i think you all have forgotten one important part of this change. residents will be paying 10 dollars per car per year as an added tax to make up for the proffer removal.i think it makes sense to pay for roads by the users. if the proffer dollars were earmarked for specific spending , that would be one thing, but putting it in the general fund to be spent as wanted is incorrect. somehow we need to get government spending in line. i applaud Wayne in his effort to get it started at the local level. i hope the state and fed are learning from this approach!!

  8. Brian Glass December 12, 2012 at 4:23 pm - Reply

    In 2003 I wrote a Real Esate column on proffers for the Richmond times Dispatch. I was against them then and applaud Hanover County for finally removing them. Here’s why:

    The original definition of a proffer, was a “voluntary” contribution on the part of a developer. Hanover and Chesterfield Counties made them involuntary, and basically each new home owner paid the added cost to the price of a new home. That homeowner pays that price forever since it is not deducted from the appraised value of the house. Home owners in the area that didn’t pay proffers could, therefore ,also be affected since the cost of a home, ultimately in Hanover County was inflated by almost $20,000.

    Regardless of what the County used the money for, once the housing market tanked the proffer income dried up, so for about the past four years proffers became a budget issue in Hanover and Chesterfield County. Hanover has solved its problem, but Chesterfield hasn’t. Remember proffers also affect multi family developments, which are generally cash cows for taxing purposes. The reduced cost per units should enable more apartment building in Hanover County, and additional tax revenue to the County above what single family units generate.

    • Charles Batchelor December 12, 2012 at 8:04 pm - Reply

      Nonsense. The problem with the price of housing is the home builders and the real estate industry overall, not our local governments. The cost of construction hasn’t dropped as much as the values have here, and look at markets such as Atlanta.

      Developers–and, yes, the buyers–need to pay for the impact that their construction will have on the existing taxpayers. The citizens in Chesterfield County are fed up with these real estate developments that do not pay their way. The governments have put roads, schools and parks in place and there is often plenty of acres on which to build. But, it has been cheaper to build out and let the government services come to the new development. That’s got to end. It’s not fair.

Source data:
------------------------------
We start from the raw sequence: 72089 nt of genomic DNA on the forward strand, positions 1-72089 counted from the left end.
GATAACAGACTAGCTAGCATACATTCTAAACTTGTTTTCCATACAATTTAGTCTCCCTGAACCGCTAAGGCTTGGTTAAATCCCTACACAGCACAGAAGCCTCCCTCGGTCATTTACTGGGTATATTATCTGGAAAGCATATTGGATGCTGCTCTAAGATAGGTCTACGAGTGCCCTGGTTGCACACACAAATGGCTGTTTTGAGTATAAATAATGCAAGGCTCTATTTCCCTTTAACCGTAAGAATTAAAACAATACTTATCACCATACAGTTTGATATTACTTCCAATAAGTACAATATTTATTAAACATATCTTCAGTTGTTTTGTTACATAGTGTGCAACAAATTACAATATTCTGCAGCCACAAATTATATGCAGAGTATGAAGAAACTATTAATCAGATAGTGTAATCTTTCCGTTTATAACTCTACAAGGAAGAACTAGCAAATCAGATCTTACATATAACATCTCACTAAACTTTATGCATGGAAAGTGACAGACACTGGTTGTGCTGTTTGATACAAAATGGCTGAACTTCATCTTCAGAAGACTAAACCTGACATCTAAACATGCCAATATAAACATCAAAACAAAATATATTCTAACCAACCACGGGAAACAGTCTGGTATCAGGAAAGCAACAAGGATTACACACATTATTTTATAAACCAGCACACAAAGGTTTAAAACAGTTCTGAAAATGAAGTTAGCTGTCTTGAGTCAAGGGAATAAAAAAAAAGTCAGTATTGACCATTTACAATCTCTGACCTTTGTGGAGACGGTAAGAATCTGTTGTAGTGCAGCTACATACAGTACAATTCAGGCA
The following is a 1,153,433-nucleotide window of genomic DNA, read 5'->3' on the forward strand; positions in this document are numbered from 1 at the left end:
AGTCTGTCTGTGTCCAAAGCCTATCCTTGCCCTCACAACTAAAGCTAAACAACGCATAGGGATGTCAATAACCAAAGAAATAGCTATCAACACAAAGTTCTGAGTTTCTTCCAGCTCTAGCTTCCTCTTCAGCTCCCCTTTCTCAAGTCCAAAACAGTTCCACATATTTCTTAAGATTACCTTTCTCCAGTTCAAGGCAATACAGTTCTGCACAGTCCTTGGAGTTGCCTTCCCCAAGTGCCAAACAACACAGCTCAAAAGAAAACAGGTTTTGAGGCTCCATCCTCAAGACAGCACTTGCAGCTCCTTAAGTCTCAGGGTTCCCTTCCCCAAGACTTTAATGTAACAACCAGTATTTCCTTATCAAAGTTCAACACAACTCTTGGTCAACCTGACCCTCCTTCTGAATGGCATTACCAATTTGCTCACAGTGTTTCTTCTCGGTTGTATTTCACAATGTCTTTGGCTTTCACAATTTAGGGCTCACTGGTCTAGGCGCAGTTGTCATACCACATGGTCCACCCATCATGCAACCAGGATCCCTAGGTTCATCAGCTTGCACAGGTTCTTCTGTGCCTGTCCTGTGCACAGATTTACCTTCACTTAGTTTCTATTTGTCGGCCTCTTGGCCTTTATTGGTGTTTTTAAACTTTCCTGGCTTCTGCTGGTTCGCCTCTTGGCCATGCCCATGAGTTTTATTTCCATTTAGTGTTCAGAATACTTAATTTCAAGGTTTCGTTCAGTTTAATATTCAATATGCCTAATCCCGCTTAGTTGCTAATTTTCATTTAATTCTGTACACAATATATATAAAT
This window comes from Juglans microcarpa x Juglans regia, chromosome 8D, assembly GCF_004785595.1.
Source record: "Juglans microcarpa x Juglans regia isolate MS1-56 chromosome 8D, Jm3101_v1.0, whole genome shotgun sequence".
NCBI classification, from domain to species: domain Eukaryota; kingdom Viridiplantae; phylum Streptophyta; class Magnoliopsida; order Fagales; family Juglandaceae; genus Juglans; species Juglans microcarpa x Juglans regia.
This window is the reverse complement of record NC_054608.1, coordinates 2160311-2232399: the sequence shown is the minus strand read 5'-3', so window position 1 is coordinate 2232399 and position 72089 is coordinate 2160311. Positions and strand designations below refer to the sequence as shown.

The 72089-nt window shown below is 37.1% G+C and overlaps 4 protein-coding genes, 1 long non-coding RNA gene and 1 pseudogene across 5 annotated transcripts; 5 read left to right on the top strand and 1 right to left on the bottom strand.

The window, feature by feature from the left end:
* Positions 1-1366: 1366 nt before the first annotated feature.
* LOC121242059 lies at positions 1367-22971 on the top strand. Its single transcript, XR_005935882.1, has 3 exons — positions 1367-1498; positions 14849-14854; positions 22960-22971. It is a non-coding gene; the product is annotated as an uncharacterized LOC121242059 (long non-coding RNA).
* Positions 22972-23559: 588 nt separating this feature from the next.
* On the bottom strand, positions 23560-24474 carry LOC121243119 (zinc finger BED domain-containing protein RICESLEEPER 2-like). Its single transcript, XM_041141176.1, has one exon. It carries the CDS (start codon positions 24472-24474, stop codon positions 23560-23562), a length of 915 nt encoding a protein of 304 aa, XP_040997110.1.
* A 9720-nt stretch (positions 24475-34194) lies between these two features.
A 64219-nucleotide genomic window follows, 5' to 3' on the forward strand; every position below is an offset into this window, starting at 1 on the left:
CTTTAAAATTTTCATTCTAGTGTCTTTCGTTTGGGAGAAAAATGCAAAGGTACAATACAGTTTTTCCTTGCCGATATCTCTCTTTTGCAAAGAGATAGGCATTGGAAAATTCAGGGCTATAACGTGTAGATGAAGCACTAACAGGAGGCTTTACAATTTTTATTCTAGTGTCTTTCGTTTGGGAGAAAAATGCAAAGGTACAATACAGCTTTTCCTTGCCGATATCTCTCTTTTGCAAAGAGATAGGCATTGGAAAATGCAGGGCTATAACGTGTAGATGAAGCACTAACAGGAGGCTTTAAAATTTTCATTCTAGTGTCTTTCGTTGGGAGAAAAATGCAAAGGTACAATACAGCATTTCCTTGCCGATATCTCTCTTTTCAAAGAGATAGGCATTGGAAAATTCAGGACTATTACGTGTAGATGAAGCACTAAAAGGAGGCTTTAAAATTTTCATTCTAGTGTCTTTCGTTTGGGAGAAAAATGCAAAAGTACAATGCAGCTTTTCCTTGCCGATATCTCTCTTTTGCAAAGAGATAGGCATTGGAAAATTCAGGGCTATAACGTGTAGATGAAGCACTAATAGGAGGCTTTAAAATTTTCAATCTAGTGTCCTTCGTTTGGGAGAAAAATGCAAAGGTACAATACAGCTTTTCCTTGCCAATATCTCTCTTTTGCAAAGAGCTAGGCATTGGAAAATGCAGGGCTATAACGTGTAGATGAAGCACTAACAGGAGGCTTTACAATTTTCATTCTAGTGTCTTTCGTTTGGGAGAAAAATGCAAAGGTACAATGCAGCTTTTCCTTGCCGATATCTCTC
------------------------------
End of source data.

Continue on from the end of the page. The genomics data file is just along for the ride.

9. Rob December 12, 2012 at 8:30 pm - Reply

    I have a question: If I live in Hanover county, sell my house and build a new house, why should I have to pay a proffer? This is a case of “last one in and shut the door”. Change will always come. People move to Hanover because it is a great place to live. If you moved here 20 years ago, the same argument then stands today, more traffic, the need for more schools, etc, etc., same argument 40 years ago. If you want a rural feel, you can move out further. If you do not want more development, buy the land so it cannot be developed. Again, 10, 20, 30, 40 years ago many people did not want your new home in hanover, so why was it ok for you to move here? I grew up in Hanover, and I hope my kids will live in Hanover, and I do not want them to pay 19k just for the privilege of building a home here. Where is it ok to build a home? The answer is smart spending and a balance budget, no need for proffers and many other taxes we pay.

  10. Susan Amos Wilcox January 11, 2013 at 11:59 am - Reply

    How about helping the citizens that already have homes in Hanover that are struggling or the schools that have faced 60 million dollars in deficits since 2009. School programs and teachers are being cut and our children are losing out. Perhaps we cut a bunch of you and get our teachers back so our kids will have a better chance at a better education. Narrow minded and short cited – out for the mighty dollar bunch of people !!!

    • Ruben Foster January 11, 2013 at 2:57 pm - Reply

      you seem angry

Leave A Response »

Please use your real, full name (first and last) and a valid email address to foster a more civil discussion. Comments without first and last name may not be approved.


We encourage active participation in our online community, but we reserve the right to remove any off topic or inappropriate comments.